If you’ve ever worked out in a group setting you are likely familiar with the instructor leading you through both a warmup and cool down. Maybe you enjoy the time spent walking and stretching out your muscles. Or maybe you would rather get right to your workout or just get back to the rest of your day as quickly as possible. For some people, warming and cooling down can feel tedious. But it is an important part of any workout routine.
Warming up and cooling down not only helps you feel good while working out, but it also can aid in preventing injuries. In this article we will help you understand why warming up and cooling down can help prevent an injury as well as give you actionable tips for incorporating it into your routine. If the best MMA coaches in Toronto are doing it, you should be too. Keep reading to find out why.
Why Should I Warm Up?
Warmups are essentially a mini workout that helps to wake up your body before a more intensive workout. Though not everyone does the exact same warmup before a workout all warmups are used to both improve your performance and prevent injuries. Global Sports Development lists a variety of benefits of conducting a warm up including joint efficiency and removal of lactic acid. But how does warming up prevent injury?
Though research on the topic does not definitively answer the question with a yes or no, it doesn’t say that it is a bad idea either. Some people swear that a warmup sets them up for success and ensures that they are ready to move their bodies through strenuous tasks post warmup. Others feel that they can skip it and do just fine. Most people can likely benefit from conducting a short warmup that both increases their heart rate and allows more blood to flow to the muscles.
Warming up should raise your heartrate but it shouldn’t tire you out. Consider developing a simple workout plan that will target both the areas of the body you will be focusing your workout on. Though there is no right or wrong way to warm up you should avoid stretching at this point in your workout. See Our examples to help you develop an efficient warmup for you.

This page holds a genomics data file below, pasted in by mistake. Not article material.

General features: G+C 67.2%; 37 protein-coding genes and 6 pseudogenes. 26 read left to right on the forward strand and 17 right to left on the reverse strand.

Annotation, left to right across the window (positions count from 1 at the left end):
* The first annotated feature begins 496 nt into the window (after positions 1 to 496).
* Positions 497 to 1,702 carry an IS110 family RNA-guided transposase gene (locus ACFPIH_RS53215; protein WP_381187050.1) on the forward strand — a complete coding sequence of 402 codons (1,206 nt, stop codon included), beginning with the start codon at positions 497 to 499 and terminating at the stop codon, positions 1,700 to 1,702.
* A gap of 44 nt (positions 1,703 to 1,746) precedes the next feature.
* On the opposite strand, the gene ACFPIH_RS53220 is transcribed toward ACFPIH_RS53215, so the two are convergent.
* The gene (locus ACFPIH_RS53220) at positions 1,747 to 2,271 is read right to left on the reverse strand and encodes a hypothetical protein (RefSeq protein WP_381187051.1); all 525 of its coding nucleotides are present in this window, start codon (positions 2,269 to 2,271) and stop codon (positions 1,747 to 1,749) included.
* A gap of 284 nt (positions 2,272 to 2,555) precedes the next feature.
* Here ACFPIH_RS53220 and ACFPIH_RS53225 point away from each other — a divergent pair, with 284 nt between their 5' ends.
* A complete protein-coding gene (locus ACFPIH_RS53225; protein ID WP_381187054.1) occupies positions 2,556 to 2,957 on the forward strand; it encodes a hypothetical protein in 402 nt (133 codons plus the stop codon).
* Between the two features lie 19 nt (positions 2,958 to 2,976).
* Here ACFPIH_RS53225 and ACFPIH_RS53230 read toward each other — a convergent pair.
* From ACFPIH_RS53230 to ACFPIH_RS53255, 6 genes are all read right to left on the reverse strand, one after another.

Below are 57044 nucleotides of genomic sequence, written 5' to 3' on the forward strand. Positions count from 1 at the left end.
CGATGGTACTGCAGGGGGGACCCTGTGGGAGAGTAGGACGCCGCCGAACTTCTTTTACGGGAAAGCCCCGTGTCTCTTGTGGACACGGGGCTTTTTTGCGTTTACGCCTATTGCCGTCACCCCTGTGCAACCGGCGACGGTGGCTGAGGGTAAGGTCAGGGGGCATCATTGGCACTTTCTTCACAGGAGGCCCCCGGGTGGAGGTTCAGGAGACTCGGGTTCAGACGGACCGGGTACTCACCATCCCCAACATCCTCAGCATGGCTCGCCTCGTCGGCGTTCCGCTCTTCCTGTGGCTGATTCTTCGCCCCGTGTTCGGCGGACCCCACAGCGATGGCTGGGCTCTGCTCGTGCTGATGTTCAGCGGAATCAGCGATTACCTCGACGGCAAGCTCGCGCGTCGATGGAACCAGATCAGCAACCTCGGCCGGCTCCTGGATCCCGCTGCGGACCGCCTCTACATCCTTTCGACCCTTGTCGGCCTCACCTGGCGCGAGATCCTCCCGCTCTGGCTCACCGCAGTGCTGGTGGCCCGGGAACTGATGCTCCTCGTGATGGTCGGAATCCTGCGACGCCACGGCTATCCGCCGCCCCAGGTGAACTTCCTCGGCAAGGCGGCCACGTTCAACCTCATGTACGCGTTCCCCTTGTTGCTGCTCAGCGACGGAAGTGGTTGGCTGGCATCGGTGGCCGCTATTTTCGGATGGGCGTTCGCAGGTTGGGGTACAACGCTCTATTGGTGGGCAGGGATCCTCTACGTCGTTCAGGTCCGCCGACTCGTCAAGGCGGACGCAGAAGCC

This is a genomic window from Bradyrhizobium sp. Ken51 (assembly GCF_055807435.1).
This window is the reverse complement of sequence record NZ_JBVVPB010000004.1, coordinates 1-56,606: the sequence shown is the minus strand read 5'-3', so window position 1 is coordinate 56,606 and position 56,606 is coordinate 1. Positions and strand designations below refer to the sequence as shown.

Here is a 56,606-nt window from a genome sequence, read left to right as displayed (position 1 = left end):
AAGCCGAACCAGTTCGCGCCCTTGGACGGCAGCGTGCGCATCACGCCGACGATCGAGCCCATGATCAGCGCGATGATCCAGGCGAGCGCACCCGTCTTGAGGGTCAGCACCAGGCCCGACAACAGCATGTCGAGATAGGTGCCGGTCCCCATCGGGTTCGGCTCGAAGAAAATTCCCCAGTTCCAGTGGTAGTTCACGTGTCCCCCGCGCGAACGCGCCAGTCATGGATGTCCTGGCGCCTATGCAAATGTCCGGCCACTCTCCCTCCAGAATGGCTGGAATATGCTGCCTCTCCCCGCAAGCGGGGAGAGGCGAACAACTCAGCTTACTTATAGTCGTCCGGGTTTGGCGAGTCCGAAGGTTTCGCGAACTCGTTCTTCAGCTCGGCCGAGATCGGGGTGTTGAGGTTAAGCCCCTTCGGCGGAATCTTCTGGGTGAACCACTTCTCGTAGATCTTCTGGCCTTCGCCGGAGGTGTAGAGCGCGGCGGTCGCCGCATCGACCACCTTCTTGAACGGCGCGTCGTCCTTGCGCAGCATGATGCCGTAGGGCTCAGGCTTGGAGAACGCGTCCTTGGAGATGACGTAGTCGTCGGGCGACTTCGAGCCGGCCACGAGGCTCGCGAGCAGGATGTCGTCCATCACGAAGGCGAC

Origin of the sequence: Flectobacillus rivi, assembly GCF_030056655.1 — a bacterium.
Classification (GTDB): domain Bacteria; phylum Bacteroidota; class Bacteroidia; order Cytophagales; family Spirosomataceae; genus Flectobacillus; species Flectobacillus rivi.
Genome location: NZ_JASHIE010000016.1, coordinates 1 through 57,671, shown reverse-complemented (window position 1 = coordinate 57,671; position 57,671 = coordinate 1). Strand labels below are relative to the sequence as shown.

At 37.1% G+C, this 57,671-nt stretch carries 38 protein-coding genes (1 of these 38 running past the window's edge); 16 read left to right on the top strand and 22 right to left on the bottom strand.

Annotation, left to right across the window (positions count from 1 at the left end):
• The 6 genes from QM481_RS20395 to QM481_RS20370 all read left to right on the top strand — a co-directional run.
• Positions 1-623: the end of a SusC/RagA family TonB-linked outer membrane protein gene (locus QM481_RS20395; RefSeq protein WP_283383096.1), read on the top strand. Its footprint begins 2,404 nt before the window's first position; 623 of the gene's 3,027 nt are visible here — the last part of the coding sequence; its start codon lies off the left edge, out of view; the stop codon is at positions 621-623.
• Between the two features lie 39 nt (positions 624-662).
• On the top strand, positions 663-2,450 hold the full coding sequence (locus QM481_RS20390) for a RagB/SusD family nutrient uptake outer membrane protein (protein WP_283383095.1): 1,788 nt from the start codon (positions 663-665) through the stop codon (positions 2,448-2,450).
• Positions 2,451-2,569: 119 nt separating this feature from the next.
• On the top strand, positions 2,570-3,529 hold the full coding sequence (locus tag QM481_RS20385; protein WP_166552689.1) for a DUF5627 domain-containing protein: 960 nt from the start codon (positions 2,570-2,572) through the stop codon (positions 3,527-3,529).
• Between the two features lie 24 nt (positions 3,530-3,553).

Combine the following movements to help raise your heartrate. Do a variety of movements in order to warm up the areas of the body you are looking to workout the most. Remember that your warmup doesn’t have to take long and shouldn’t burn you out. Do any combination of these movements for approximately 5 minutes as a good way to get started.
- Jogging – either take it to a track or run on the spot.
- High Knees – get your heartrate up while also engaging the legs.
- Jumping Jacks – engage your upper and lower body while raising your heart rate.
- Sumo Squats – gets your legs warmed up quickly.
- Arm circles – feel a quick burn in the arms.
- Push ups – can help wake up your upper body and core.
Though it can be tempting to skip a warm up it will likely do good for your body. By completing a quick warmup, you set yourself up to both feel and perform the best you can.
Why Should I Cool Down?
After finishing a great workout, you might be ready to hit the showers the second you are complete. Though that likely sounds like a good idea there are many reasons why you might want to reconsider adding a cooldown to your routine. Unlike a warm up a cooldown is used to bring your heart rate down gradually. It also gives you an opportunity to stretch your muscles while they are warm and help reduce the chance of injuring yourself during a stretch.
But how does a cool down prevent injury? In relation to the workout you just completed, it doesn’t. But that doesn’t mean you shouldn’t do one. What a cooldown does do is help aid in your post workout recovery. As a secondary mechanism of injury prevention cooling down may help you avoid injury while stretching. Some of the benefits of cooling down include;
- Reduce dizziness
- Allow for a gradual heart rate reduction.
- Regulate blood flow.
- Relax muscles
- Returns the body to its pre workout state
A cooldown is most critical after high intensity workouts such as HITT sessions or long-distance running. But that doesn’t mean you should skip it if you did something more low impact. Making a cooldown part of your routine will help for a habit that ensures you complete one when your body needs it the most.
How Can I Cool Down?
Cooling down doesn’t have to be complicated. Remember that cooling down just means that you gradually ease yourself out of your high intensity workout to return to your regular day. If you are doing something at high intensity, such as running fast, simply slow it down gradually. Incorporate stretching or a lower intensity core workout while bringing down your heart rate.
No matter what you are doing, just be mindful to take it easy and allow your body to transition out of movement slowly. There is no need to develop a plan for your cooldown. Instead, do something that feels good and relaxes your muscles while slowing down the pace of your workout.
Where Can I Learn More?
If you are beginning to workout and don’t know where to turn for help, consider reaching out to a personal trainer. A qualified trainer can help you to develop a workout plan that suits your weight loss or athletic goals while keeping you safe from injury.Injury prevention goes far beyond warming up and cooling down. Proper form and knowing the right exercise to do for you body can make all the difference. See our previous article “What Makes a Good Personal Trainer” for help in knowing what to look for in a personal trainer. The right support system can make all the difference in meeting achieving your goals. Grant’s MMA is here to help you meet your potential.